Five Minutes With: Sara Arcia, Graduating Class of 2016 and president of the SocioLights, the Sociology Department’s Student Club

Each issue of our newsletter includes an interview with a current student or member of our alumni network (which spans the globe). This issue features Sara Arcia, class of 2016 and president of the Sociology Department’s Student Club, the SocioLights.

Sara Photo

Sara, tell us a little about yourself and what brought you to the Colin Powell School:

Sara: I am the youngest of three children and the first to go to college immediately after high. I was raised by a single mother and have an older brother and sister, who are all super supportive of me. I come from a working class family and was raised in the Bronx. College was really tough for me at first because I didn’t have anyone around who I could get advice from on what college would be like or how to navigate the application process. I wasn’t extremely confident when I sent my college applications because I didn’t have anyone to give me pointers on what was most important. When I came to City College for my campus visit, I really enjoyed the campus feeling and immediately felt a connection and started to imagine myself attending classes here.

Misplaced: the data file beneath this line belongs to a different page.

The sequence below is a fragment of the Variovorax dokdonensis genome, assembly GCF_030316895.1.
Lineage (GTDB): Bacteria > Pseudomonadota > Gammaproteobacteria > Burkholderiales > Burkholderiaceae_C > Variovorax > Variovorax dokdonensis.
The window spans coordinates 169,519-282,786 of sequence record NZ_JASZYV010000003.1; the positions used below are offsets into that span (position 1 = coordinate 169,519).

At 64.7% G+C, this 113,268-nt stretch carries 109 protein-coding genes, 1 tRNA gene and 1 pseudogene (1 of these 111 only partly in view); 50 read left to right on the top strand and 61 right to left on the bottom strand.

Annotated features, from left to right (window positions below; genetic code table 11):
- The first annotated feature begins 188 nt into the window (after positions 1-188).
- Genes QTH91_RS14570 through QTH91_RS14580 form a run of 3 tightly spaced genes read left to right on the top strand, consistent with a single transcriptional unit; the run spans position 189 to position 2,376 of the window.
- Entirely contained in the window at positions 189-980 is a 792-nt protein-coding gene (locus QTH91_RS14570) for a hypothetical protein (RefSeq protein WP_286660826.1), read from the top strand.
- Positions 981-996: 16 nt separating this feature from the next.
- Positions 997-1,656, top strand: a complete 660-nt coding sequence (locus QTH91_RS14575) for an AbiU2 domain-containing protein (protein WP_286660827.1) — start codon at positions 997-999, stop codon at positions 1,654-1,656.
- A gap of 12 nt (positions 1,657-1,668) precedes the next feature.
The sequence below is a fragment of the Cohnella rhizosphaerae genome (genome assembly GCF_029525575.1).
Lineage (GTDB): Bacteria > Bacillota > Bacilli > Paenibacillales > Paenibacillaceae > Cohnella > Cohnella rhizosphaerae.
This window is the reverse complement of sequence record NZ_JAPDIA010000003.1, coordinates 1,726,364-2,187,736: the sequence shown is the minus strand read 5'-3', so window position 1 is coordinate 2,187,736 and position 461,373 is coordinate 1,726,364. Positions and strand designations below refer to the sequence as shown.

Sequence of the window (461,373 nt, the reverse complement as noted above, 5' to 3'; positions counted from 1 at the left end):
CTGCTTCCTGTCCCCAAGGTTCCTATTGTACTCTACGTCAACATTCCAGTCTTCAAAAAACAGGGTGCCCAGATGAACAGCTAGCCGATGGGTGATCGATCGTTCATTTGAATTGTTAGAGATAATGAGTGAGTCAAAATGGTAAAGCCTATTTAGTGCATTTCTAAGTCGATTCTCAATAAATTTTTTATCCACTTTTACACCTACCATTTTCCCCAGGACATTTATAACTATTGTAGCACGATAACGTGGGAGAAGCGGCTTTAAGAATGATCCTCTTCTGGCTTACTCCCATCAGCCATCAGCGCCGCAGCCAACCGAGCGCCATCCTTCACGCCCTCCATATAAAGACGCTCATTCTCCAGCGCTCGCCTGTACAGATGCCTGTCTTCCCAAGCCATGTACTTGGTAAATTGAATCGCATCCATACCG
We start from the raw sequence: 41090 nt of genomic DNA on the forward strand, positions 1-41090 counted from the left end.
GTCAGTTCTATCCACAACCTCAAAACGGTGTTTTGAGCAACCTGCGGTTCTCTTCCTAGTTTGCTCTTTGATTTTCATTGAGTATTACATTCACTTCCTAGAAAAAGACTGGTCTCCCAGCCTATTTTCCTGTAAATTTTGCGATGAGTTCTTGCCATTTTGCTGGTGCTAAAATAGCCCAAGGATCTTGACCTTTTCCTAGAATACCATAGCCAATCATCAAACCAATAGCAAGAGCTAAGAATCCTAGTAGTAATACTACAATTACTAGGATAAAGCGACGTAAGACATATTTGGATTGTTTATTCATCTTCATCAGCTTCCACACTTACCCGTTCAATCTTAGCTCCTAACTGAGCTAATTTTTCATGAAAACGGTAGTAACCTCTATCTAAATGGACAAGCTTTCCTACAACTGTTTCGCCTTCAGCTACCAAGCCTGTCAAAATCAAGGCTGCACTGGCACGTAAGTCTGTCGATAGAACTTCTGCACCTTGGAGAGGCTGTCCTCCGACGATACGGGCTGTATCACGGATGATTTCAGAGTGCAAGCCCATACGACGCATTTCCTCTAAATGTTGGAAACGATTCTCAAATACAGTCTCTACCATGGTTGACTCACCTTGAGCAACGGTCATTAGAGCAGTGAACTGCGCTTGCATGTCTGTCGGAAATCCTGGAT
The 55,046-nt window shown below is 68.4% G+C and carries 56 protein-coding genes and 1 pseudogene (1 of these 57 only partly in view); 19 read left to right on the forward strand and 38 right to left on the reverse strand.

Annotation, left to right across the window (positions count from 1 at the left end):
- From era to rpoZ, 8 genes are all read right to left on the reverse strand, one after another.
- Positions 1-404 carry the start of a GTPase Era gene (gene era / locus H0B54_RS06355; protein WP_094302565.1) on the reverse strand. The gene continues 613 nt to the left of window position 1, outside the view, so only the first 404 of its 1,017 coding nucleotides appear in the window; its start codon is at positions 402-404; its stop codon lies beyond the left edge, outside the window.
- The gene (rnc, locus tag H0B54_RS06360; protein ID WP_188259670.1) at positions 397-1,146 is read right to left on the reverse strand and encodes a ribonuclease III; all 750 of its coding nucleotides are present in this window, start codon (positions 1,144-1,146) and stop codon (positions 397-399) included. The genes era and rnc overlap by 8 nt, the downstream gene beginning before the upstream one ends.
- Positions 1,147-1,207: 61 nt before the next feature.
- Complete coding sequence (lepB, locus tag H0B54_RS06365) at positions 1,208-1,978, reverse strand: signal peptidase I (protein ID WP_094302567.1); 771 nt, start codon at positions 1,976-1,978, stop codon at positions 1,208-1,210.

After all of your time here on campus, you must be excited to start the next chapter of your life. Tell us a little about your plans and who has inspired you as you start to plan?